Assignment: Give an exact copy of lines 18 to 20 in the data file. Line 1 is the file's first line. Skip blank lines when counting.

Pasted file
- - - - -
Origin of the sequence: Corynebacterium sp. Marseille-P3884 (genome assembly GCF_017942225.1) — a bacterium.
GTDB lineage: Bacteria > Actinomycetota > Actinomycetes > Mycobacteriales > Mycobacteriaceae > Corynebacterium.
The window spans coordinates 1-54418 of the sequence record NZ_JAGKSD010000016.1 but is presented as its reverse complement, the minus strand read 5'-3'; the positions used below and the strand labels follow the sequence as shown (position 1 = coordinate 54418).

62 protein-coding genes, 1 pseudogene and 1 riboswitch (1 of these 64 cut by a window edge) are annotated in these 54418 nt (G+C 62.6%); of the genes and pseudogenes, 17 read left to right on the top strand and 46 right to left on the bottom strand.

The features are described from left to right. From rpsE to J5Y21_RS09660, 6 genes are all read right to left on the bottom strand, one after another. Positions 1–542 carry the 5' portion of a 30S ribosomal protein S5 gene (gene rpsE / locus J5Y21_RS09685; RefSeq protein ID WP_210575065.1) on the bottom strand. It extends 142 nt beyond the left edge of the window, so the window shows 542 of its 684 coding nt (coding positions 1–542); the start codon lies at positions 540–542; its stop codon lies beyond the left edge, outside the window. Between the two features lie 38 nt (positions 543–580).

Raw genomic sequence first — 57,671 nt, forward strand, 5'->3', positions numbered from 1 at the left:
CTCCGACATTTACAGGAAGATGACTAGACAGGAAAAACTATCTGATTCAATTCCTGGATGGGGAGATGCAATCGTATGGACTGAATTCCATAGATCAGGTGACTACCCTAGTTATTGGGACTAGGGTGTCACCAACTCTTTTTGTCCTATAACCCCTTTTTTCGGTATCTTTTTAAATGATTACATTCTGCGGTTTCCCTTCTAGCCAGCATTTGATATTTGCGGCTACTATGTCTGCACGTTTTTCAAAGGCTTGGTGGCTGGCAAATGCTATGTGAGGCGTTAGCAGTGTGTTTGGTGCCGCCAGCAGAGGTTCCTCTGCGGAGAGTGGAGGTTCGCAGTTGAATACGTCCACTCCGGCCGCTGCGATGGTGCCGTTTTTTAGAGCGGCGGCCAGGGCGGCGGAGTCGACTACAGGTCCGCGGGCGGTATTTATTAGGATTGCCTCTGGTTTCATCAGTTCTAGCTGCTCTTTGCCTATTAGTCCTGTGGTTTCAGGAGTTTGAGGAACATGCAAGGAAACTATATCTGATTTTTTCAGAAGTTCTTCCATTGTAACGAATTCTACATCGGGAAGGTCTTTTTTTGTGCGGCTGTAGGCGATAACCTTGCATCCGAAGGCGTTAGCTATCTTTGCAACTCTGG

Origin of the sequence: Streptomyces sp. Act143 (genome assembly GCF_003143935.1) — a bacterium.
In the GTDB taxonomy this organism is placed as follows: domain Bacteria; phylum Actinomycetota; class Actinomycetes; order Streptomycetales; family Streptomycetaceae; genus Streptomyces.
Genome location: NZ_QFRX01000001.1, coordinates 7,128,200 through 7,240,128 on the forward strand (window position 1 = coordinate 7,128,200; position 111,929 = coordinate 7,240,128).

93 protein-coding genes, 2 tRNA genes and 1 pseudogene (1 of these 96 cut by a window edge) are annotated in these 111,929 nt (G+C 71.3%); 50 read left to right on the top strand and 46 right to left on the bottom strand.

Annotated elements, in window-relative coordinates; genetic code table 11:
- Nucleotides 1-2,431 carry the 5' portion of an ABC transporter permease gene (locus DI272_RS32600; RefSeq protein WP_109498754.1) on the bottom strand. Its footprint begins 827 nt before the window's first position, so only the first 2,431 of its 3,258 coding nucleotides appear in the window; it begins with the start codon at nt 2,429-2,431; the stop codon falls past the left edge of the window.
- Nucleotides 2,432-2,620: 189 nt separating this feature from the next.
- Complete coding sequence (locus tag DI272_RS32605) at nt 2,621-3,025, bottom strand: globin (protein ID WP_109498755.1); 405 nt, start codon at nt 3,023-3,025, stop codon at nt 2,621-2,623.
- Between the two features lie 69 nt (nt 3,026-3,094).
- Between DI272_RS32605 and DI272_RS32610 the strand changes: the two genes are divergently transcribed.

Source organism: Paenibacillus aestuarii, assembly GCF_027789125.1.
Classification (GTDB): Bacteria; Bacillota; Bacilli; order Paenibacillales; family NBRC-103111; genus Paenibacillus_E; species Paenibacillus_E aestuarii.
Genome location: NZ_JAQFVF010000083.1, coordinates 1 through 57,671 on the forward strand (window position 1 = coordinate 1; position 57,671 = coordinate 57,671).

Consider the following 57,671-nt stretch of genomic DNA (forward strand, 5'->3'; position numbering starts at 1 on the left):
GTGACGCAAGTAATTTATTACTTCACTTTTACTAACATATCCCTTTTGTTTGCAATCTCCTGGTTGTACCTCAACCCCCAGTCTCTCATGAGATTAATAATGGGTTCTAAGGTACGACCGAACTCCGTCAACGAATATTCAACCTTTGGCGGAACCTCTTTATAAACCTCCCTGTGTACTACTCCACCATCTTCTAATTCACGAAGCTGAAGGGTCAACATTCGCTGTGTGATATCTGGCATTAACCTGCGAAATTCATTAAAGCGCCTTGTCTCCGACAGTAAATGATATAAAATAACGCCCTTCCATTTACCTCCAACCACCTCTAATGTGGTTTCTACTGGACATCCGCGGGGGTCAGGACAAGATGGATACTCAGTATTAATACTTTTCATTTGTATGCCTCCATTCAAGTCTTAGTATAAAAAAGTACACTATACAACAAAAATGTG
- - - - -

Source organism: Paenibacillus aestuarii, assembly GCF_027789125.1.
Classification (GTDB): Bacteria; Bacillota; Bacilli; order Paenibacillales; family NBRC-103111; genus Paenibacillus_E; species Paenibacillus_E aestuarii.
Genome location: NZ_JAQFVF010000083.1, coordinates 1 through 57,671 on the forward strand (window position 1 = coordinate 1; position 57,671 = coordinate 57,671).